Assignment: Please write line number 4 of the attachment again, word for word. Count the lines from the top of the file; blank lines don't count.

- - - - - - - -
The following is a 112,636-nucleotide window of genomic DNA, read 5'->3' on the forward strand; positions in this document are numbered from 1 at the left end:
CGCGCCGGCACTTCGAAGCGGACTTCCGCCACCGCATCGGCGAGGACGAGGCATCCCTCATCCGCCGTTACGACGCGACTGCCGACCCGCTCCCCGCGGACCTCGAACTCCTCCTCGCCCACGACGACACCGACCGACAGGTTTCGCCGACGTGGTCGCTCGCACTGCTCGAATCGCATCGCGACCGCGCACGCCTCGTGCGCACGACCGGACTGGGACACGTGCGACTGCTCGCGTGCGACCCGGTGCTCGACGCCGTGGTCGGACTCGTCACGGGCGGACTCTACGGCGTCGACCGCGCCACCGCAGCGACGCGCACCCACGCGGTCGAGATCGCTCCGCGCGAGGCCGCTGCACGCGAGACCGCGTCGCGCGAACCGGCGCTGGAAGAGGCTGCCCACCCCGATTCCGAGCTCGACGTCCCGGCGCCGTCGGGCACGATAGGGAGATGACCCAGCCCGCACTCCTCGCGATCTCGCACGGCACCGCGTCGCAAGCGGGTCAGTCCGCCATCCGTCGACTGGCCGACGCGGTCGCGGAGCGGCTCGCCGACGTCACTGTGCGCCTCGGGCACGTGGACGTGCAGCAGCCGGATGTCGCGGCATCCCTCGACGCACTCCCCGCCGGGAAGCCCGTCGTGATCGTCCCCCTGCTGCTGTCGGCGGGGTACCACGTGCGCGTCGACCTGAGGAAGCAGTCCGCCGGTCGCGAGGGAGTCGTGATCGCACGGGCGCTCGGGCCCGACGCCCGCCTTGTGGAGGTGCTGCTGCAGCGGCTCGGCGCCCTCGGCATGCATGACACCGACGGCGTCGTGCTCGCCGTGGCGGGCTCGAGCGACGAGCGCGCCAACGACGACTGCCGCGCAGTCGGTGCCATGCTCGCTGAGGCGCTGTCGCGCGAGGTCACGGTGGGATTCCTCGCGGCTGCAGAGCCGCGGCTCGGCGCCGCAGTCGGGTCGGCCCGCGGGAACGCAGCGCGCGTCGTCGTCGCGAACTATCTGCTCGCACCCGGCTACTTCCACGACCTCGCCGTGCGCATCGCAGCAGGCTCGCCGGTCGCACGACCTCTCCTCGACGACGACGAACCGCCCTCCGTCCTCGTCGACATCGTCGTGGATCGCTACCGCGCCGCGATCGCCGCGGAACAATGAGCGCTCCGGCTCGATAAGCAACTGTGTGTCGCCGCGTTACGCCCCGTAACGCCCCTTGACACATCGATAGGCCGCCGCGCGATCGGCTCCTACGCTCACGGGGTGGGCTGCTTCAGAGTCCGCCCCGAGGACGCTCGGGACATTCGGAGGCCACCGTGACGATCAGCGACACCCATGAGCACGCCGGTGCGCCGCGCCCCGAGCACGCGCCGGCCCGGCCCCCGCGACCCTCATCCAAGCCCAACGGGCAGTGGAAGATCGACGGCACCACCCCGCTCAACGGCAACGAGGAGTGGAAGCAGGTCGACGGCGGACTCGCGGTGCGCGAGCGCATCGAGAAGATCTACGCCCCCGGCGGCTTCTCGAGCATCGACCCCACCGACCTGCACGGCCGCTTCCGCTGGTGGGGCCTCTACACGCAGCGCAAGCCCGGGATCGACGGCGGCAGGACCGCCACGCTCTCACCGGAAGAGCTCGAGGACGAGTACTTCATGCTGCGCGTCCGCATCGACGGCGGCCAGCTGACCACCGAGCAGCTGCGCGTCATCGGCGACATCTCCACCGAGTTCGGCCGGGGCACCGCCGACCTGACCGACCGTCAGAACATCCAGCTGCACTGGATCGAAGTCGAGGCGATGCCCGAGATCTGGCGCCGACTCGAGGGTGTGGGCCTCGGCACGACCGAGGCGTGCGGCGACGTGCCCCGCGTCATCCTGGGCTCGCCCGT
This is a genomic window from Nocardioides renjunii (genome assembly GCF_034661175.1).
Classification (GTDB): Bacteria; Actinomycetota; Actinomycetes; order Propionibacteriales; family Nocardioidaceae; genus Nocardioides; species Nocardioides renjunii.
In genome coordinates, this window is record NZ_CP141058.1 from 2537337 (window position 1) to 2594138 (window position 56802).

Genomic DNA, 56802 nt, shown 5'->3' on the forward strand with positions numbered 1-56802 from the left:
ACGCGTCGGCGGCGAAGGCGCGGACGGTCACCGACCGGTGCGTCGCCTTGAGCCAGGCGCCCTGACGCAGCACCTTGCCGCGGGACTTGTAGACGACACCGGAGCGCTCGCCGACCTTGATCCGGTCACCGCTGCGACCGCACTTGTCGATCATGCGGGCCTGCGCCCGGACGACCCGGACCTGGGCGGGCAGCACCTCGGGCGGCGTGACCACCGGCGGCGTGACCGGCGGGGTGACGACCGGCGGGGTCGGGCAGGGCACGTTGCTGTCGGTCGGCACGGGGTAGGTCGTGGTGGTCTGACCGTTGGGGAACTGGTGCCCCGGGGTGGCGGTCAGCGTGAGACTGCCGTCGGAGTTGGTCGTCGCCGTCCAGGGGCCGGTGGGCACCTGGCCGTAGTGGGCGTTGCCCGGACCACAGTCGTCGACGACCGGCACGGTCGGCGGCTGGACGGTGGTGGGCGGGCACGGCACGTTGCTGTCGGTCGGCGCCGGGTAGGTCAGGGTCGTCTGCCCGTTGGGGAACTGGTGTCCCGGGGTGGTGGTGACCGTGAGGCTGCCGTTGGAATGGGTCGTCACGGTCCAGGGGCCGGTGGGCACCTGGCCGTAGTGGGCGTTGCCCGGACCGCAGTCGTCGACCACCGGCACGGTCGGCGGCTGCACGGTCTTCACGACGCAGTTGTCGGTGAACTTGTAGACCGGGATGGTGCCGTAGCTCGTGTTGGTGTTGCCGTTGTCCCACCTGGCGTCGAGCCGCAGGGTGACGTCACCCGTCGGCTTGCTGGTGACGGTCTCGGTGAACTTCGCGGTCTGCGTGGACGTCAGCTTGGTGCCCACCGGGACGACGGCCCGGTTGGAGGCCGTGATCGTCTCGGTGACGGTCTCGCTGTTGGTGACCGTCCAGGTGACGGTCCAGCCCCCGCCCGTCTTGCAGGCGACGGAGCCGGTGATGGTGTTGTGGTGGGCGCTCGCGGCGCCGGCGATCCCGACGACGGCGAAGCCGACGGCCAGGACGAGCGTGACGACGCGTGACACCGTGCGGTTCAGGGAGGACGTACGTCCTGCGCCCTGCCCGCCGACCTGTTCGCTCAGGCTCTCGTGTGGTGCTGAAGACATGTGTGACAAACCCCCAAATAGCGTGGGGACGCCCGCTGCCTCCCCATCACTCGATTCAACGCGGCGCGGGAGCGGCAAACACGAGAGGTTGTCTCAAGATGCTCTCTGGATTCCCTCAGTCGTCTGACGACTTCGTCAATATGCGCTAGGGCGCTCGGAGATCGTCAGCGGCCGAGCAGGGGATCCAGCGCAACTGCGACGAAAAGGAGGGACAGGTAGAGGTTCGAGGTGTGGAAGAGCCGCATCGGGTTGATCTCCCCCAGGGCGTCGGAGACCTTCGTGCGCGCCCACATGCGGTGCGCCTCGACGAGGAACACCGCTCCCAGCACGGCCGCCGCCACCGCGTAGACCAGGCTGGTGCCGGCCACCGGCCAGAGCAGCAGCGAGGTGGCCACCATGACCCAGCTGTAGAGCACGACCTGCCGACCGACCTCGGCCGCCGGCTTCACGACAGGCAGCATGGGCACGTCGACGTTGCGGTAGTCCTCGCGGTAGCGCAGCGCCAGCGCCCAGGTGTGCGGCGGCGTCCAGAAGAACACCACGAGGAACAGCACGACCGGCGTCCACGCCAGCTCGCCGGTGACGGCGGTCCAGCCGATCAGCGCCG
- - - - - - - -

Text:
Classification (GTDB): Bacteria; Actinomycetota; Actinomycetes; order Propionibacteriales; family Nocardioidaceae; genus Nocardioides; species Nocardioides renjunii.